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Nitsan Cohen
Nitsan Cohen

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Use TypeScript Generics to enhance your React components and make them reusable

Use TypeScript Generics to enhance your React components and make them reusable!

What is TypeScript Generics?

Generics allow us to have a dynamic type for our components. It gives us more flexibility when building components and allows better reusability for the consumers of the components.

Let's have a look at a simple example of Generics:

function returnWhatItGets<Type>(arg: Type): Type => arg;
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The part where we write < Type> tells typescript that when we use this function, we will be able to insert a dynamic type that will serve as the Type of our argument (arg) and the Type of the return value of this function.

That is how it looks:

const numberOutput = returnWhatItGets<number>(5);

const stringOutput = returnWhatItGets<string>("hi");
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Now that we're all on the same page with Generics, let's implement generics in our React component!

1 import React from 'react';
2
3 export type GenericComponentProps<Type> = {
4 data: Type[];
5 };
6
7 export function GenericComponent<Type>({ data }: 8GenericComponentProps<Type>) {
9 return (
10 <>
11 {data?.map((item: Type, index: number) => (
12 <ul key={index}>
13 {(Object.keys(data[0]) as Array<keyof Type>).map((key) => (
14 <li key={key.toString()}>{item[key]}</li>
15 ))}
16 </ul>
17 ))}
</>
);
}
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It might not look very clear at first glance, but it's really straightforward. Let's go through the code line by line:

On line number 3, we define a Generic type for our component's props (Type).

In line 4, we assume that our props object will have the "data" property. Our data type will be an array of the dynamic Type we will initiate our component.

Moving forward to line 7, we define our functional component with the generic Type that will be passed down to the props object's Type.

Our data is an array with our custom Type, so in line 11, we begin mapping that array. For each object, we output an<ul> attribute.

Now we want to output all the properties values of the given object, so we turn our object to an array of its keys using the Object.keys method and map it to print the value for each property. Notice how we define the type for this array dynamically with the keyof syntax.

Now let's test our component:

  <GenericComponent
   data={[
    { name: 'Nitsan', city: 'Harish' },
    { name: 'Abraham', city: 'Beer Sheva' },
   ]}
  />

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That's it! We get all the benefits of typescript, such as auto-completion and type checking, while creating flexible and reusable components.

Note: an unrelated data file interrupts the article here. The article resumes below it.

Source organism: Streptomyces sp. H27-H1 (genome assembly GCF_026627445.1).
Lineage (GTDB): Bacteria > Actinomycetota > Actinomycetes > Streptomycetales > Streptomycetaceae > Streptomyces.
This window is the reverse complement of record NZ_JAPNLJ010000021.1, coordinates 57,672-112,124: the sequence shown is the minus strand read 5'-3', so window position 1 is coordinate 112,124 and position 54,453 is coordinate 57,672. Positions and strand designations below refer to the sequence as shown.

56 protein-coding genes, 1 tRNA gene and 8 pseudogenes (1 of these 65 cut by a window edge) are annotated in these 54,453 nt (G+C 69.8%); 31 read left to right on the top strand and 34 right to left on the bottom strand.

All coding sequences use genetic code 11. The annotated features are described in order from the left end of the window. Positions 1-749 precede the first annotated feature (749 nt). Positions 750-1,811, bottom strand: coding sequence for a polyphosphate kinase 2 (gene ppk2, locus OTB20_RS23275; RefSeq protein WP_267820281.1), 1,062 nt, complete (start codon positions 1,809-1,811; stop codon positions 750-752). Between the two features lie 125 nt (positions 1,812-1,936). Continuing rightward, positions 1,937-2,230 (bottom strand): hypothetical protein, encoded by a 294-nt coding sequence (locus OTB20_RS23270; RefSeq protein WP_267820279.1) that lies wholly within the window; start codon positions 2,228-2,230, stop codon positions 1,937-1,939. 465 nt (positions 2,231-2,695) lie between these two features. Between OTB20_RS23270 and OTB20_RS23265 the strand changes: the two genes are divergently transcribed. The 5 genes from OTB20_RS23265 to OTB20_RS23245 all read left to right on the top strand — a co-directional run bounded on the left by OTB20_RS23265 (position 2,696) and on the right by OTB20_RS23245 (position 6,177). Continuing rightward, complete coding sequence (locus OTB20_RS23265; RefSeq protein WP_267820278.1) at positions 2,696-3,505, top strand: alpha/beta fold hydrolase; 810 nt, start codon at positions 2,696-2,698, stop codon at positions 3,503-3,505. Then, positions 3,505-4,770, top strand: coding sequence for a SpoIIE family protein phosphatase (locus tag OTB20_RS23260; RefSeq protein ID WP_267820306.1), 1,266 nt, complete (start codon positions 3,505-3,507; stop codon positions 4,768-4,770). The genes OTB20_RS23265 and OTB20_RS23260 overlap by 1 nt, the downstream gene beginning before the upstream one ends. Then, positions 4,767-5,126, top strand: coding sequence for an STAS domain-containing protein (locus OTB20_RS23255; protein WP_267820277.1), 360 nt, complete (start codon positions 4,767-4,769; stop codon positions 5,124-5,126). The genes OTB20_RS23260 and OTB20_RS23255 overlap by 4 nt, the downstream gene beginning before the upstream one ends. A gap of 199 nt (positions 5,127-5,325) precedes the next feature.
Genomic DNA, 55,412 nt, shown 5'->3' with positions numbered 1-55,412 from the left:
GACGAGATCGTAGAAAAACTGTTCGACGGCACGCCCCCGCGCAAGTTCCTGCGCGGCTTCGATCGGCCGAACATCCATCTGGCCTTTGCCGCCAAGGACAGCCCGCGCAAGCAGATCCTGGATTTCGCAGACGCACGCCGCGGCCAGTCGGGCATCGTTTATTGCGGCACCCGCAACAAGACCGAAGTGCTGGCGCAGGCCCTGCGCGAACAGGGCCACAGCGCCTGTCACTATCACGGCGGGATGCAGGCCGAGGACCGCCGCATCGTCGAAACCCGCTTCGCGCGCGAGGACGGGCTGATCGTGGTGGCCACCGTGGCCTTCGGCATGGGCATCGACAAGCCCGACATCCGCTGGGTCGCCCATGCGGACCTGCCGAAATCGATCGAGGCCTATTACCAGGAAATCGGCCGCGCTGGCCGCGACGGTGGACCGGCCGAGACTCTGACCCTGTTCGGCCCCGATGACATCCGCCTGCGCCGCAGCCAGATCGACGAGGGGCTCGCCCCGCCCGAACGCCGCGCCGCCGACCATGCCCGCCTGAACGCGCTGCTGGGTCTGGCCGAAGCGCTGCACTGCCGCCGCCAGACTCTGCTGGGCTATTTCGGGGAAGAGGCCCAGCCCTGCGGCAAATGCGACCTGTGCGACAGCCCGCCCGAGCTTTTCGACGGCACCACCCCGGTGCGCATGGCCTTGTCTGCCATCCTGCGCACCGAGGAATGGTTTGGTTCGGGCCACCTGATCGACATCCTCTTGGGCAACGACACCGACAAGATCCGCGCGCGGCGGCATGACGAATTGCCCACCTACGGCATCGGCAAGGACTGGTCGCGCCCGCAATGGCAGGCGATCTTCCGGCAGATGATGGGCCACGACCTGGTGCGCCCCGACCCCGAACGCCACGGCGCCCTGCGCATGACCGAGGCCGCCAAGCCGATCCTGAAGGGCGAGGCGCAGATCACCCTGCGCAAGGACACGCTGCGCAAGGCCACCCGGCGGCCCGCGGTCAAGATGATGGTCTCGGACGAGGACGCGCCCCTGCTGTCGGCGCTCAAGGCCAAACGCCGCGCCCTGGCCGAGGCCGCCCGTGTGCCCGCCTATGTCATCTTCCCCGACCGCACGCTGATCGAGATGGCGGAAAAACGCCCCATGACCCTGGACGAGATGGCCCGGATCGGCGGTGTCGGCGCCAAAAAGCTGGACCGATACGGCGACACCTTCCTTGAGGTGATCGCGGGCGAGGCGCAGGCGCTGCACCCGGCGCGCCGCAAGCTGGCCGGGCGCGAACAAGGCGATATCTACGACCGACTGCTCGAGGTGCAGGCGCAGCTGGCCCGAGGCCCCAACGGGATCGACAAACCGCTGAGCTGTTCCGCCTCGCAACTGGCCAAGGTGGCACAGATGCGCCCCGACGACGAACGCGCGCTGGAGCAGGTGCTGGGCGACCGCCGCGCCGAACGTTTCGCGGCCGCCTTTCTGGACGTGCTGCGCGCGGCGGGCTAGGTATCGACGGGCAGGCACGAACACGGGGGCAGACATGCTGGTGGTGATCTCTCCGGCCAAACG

Using tools to keep track and build independent components, such as Bit, our users benefit significantly from such a flexible setup.


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  • I work as frontend & content developer for Bit - a toolchain for component-driven development (Forget monolithic apps and distribute to component-driven software).

Discussion (6)

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cmarker profile image
Christian 🇳🇴

But why?

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nitsancohen770 profile image
Nitsan Cohen Author

Isn't the example above obvious enough?
We receive a data prop, and we want to have it typed to receive all the benefits of typescript(auto-completion, etc.). If we hardcode the data, we limit our component to only one data structure. Using generics allows users to install our component and use any data structure they prefer.

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fjones profile image
FJones • Edited on
  1. Auto-completion is not a TypeScript feature. TS can help, but most of the auto-completion relevant for components isn't really helped by a generic component. Especially if you're just establishing a data prop.
  2. The code has so many flaws despite TypeScript, it's difficult to see how generics could help:
    1. Assuming data is an array of objects without mandating that.
    2. Getting the keys only from the first item of that array...
    3. ... but somehow assuming the key needs an explicit toString call and the value is renderable.
  3. The benefits of generics aren't actually shown here either. In fact, even the example at the end doesn't actually use a typed instance of the generic component.

Generics can be useful, if you're mandating a relationship between the types of different arguments/props. For example, say, mandating a { data: T[], render: (T) => Element } prop list.

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nitsancohen770 profile image
Nitsan Cohen Author • Edited on

Not going to answer all your comments, but regarding your claim that I am not using a typed instance, please read about Type Inference:

typescriptlang.org/docs/handbook/t...

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ayrbox profile image
ayrbox

I agree with you that typescript gives more benefit but at the time if writing GenericComponent data type is still unknonwn and at line 14 you are assuming that value is of type string. Besides saying that your technique is extremely use full if you are passing rendering list as child function. You can pass the data into rendering function where you will have all goodness of typescript (intellisense, compile time check and so on).

Hope its clear, let me know if you need an example.

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nitsancohen770 profile image
Nitsan Cohen Author

I am not sure I fully understood, please share your example. Thanks!